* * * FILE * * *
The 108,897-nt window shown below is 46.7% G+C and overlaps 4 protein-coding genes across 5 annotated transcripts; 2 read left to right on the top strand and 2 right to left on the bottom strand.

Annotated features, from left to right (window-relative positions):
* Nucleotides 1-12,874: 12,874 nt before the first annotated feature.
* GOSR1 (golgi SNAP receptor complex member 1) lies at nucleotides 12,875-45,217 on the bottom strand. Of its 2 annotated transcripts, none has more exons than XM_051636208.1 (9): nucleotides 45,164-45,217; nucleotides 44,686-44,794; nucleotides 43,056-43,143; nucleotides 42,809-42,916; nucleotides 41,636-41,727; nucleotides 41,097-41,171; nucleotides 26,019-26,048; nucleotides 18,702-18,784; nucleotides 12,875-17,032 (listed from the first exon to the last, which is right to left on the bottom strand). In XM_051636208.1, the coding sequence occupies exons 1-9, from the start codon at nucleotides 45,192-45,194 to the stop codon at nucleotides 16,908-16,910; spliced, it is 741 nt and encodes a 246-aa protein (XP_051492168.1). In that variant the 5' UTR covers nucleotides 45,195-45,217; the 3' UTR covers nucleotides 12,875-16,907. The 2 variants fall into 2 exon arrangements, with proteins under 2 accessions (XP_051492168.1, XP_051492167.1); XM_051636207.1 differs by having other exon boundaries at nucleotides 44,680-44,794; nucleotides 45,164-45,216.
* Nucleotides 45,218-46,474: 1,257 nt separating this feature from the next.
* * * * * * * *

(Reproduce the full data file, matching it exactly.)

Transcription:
The 108,897-nt window shown below is 46.7% G+C and overlaps 4 protein-coding genes across 5 annotated transcripts; 2 read left to right on the top strand and 2 right to left on the bottom strand.

Annotated features, from left to right (window-relative positions):
* Nucleotides 1-12,874: 12,874 nt before the first annotated feature.
* GOSR1 (golgi SNAP receptor complex member 1) lies at nucleotides 12,875-45,217 on the bottom strand. Of its 2 annotated transcripts, none has more exons than XM_051636208.1 (9): nucleotides 45,164-45,217; nucleotides 44,686-44,794; nucleotides 43,056-43,143; nucleotides 42,809-42,916; nucleotides 41,636-41,727; nucleotides 41,097-41,171; nucleotides 26,019-26,048; nucleotides 18,702-18,784; nucleotides 12,875-17,032 (listed from the first exon to the last, which is right to left on the bottom strand). In XM_051636208.1, the coding sequence occupies exons 1-9, from the start codon at nucleotides 45,192-45,194 to the stop codon at nucleotides 16,908-16,910; spliced, it is 741 nt and encodes a 246-aa protein (XP_051492168.1). In that variant the 5' UTR covers nucleotides 45,195-45,217; the 3' UTR covers nucleotides 12,875-16,907. The 2 variants fall into 2 exon arrangements, with proteins under 2 accessions (XP_051492168.1, XP_051492167.1); XM_051636207.1 differs by having other exon boundaries at nucleotides 44,680-44,794; nucleotides 45,164-45,216.
* Nucleotides 45,218-46,474: 1,257 nt separating this feature from the next.